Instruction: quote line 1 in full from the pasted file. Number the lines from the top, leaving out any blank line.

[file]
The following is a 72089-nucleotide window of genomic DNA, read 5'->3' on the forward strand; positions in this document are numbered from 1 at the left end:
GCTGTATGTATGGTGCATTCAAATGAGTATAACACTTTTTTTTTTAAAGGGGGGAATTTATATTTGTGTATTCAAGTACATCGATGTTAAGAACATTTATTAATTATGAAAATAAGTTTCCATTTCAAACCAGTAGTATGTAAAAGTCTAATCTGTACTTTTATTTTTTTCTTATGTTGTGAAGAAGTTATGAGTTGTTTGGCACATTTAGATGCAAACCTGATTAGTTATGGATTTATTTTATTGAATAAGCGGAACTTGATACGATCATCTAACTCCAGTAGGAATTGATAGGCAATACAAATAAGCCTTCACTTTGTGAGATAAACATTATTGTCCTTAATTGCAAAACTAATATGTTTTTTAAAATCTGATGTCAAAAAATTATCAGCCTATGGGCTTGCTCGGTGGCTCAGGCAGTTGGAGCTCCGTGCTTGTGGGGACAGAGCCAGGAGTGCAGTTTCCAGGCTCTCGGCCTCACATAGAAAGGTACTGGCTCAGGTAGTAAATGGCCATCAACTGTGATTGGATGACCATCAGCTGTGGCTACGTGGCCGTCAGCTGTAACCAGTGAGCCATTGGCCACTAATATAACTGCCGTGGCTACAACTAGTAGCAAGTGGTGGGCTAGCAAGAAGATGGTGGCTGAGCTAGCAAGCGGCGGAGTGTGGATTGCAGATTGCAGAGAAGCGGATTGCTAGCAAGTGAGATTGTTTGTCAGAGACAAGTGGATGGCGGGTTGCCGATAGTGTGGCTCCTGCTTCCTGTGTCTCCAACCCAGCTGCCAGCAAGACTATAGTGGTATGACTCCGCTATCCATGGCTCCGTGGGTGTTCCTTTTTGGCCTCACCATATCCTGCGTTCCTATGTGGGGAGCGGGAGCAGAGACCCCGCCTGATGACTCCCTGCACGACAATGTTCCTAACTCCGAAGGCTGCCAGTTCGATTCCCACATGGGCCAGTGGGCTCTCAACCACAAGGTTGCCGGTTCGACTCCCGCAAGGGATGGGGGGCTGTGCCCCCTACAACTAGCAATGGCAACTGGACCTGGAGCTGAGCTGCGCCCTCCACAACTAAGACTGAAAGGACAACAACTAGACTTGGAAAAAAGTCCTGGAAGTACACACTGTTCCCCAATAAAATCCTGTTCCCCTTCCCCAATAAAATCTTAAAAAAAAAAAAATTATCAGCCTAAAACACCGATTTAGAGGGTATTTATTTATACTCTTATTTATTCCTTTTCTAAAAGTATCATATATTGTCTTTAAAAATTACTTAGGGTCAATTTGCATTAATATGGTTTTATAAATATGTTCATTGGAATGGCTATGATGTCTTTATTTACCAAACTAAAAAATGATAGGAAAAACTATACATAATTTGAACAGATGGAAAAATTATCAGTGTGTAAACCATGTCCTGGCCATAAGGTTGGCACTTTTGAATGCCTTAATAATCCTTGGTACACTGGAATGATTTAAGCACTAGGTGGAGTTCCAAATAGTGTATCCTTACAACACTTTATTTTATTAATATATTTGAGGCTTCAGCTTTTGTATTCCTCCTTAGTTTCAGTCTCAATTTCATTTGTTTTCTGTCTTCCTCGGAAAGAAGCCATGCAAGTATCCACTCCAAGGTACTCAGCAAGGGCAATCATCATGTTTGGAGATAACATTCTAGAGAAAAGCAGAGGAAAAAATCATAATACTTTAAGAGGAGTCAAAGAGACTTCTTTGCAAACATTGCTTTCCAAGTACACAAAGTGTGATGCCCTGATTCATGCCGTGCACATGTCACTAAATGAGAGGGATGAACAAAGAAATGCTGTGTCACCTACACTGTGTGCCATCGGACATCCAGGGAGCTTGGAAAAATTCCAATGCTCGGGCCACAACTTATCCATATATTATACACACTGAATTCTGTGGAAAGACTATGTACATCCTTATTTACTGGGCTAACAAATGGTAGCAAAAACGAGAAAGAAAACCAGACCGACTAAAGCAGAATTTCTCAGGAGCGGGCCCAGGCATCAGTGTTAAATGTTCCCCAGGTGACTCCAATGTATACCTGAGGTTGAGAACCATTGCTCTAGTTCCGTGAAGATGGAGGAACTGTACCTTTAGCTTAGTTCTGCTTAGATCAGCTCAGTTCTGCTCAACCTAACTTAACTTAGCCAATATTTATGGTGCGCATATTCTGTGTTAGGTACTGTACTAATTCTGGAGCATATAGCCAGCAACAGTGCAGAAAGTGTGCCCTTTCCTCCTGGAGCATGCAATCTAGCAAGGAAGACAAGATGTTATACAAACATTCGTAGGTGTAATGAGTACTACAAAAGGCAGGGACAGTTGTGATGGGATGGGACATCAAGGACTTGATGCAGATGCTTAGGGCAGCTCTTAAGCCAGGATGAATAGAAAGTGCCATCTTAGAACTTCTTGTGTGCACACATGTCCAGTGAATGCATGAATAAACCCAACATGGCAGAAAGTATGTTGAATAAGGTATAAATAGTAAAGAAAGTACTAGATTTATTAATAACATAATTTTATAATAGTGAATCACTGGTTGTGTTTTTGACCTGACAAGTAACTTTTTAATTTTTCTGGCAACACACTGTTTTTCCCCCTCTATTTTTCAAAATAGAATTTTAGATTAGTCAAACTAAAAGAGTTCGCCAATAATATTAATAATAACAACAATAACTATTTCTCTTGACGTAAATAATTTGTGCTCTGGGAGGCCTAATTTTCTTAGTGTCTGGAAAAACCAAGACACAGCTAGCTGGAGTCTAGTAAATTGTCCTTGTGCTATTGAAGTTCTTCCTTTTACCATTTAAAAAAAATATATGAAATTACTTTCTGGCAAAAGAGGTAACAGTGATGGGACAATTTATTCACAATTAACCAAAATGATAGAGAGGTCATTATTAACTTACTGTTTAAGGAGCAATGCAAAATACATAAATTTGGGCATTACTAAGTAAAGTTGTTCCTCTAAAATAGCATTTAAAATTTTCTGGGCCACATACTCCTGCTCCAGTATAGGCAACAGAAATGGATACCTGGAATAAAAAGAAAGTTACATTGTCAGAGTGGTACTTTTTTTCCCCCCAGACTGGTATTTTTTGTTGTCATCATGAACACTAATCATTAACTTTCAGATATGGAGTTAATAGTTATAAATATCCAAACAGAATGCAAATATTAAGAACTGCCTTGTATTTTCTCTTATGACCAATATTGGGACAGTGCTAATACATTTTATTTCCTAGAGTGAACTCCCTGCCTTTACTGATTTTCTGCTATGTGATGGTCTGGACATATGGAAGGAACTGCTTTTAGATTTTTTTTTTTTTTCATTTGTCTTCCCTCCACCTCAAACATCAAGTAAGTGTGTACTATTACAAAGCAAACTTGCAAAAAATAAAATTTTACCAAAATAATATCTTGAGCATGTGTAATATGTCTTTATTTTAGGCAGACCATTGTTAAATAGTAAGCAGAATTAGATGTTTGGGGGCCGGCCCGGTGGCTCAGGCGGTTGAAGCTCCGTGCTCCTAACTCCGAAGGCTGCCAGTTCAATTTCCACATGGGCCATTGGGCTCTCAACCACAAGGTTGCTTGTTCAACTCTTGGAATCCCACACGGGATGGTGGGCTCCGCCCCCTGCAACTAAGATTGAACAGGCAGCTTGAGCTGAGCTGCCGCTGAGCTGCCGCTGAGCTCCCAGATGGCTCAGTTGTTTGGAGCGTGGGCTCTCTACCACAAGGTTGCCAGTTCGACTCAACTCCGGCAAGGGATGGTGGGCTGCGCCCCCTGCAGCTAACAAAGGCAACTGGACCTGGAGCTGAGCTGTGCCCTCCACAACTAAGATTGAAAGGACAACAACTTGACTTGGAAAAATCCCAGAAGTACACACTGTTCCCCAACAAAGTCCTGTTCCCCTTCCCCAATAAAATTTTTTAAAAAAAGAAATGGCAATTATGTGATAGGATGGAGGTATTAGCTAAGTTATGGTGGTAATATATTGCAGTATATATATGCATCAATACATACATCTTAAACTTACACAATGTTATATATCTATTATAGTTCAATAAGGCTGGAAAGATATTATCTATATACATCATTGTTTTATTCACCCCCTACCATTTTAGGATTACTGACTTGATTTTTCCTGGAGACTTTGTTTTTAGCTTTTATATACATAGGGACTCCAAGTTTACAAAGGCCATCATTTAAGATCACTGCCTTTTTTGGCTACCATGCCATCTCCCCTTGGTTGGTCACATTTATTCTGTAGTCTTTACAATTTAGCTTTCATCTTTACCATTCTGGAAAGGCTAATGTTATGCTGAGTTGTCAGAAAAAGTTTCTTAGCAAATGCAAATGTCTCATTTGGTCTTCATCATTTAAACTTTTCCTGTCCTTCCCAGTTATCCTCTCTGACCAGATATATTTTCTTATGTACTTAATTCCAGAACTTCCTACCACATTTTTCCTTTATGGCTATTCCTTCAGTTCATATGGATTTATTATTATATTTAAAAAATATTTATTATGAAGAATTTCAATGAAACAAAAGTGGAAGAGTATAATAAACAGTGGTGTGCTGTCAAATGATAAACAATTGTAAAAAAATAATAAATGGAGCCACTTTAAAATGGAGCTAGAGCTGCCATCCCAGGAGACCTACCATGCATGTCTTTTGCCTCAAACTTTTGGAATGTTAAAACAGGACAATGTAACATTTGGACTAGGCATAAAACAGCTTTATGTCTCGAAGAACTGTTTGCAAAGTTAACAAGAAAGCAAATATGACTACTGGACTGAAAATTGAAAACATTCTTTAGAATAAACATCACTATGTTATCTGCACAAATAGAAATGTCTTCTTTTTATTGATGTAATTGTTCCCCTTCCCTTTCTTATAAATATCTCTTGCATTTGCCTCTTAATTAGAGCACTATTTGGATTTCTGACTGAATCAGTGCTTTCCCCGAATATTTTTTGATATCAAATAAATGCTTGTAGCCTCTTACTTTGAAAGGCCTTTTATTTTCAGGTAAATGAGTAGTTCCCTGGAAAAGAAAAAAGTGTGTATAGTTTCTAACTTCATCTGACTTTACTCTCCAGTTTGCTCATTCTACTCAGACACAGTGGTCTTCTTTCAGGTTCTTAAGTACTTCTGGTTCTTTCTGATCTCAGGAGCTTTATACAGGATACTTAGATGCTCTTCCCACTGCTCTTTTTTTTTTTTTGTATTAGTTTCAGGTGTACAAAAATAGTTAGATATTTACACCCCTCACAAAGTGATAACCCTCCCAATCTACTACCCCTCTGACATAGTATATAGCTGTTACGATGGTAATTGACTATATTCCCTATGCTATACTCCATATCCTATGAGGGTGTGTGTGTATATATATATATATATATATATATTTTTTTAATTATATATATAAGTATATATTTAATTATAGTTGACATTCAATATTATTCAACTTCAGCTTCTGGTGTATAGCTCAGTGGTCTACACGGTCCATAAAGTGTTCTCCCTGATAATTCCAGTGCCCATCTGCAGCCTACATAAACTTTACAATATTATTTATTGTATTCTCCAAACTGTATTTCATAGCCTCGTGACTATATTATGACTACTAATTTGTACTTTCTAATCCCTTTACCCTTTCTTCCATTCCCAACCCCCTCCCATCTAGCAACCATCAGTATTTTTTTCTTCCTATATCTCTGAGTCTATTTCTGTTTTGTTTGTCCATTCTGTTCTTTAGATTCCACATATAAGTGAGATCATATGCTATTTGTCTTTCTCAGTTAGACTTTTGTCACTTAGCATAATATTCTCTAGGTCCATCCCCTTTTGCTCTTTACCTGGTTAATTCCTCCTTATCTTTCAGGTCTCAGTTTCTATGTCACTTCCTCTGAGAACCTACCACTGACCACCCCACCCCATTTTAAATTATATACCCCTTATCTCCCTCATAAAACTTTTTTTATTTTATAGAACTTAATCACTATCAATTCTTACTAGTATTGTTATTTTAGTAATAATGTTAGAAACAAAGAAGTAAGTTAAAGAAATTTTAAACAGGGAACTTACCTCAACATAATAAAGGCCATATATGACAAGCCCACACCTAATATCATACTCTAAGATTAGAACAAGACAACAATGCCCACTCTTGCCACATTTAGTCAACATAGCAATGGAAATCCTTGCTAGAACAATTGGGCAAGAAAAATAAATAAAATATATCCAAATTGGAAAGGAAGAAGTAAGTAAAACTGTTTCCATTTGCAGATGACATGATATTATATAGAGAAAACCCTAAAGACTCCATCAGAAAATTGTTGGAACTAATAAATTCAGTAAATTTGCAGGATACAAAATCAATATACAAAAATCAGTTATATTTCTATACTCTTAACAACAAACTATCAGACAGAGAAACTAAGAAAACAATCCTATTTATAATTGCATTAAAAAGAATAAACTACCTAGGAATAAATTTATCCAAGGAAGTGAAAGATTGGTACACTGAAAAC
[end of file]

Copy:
The following is a 72089-nucleotide window of genomic DNA, read 5'->3' on the forward strand; positions in this document are numbered from 1 at the left end: